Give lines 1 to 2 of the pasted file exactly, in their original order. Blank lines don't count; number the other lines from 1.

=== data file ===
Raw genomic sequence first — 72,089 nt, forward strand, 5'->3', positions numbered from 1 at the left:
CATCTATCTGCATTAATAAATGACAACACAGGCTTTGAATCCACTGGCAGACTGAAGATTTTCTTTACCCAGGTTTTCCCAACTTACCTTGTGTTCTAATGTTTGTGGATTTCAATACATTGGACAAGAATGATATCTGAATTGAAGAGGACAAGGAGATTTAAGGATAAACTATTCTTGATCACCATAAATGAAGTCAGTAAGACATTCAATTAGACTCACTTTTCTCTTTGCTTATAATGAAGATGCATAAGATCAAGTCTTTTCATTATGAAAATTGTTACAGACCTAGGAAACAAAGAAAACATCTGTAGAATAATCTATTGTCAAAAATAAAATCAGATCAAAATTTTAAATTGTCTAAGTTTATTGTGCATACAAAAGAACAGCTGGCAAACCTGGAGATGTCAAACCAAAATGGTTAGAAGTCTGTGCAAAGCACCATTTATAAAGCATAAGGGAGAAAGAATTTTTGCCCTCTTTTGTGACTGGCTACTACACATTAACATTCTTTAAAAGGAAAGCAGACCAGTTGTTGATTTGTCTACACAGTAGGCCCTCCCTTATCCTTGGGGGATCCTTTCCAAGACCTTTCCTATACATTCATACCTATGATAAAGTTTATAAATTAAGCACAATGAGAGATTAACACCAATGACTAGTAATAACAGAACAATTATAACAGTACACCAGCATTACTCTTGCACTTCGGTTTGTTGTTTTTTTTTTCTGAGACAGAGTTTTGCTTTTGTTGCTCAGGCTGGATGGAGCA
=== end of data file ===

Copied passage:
Raw genomic sequence first — 72,089 nt, forward strand, 5'->3', positions numbered from 1 at the left:
CATCTATCTGCATTAATAAATGACAACACAGGCTTTGAATCCACTGGCAGACTGAAGATTTTCTTTACCCAGGTTTTCCCAACTTACCTTGTGTTCTAATGTTTGTGGATTTCAATACATTGGACAAGAATGATATCTGAATTGAAGAGGACAAGGAGATTTAAGGATAAACTATTCTTGATCACCATAAATGAAGTCAGTAAGACATTCAATTAGACTCACTTTTCTCTTTGCTTATAATGAAGATGCATAAGATCAAGTCTTTTCATTATGAAAATTGTTACAGACCTAGGAAACAAAGAAAACATCTGTAGAATAATCTATTGTCAAAAATAAAATCAGATCAAAATTTTAAATTGTCTAAGTTTATTGTGCATACAAAAGAACAGCTGGCAAACCTGGAGATGTCAAACCAAAATGGTTAGAAGTCTGTGCAAAGCACCATTTATAAAGCATAAGGGAGAAAGAATTTTTGCCCTCTTTTGTGACTGGCTACTACACATTAACATTCTTTAAAAGGAAAGCAGACCAGTTGTTGATTTGTCTACACAGTAGGCCCTCCCTTATCCTTGGGGGATCCTTTCCAAGACCTTTCCTATACATTCATACCTATGATAAAGTTTATAAATTAAGCACAATGAGAGATTAACACCAATGACTAGTAATAACAGAACAATTATAACAGTACACCAGCATTACTCTTGCACTTCGGTTTGTTGTTTTTTTTTTCTGAGACAGAGTTTTGCTTTTGTTGCTCAGGCTGGATGGAGCA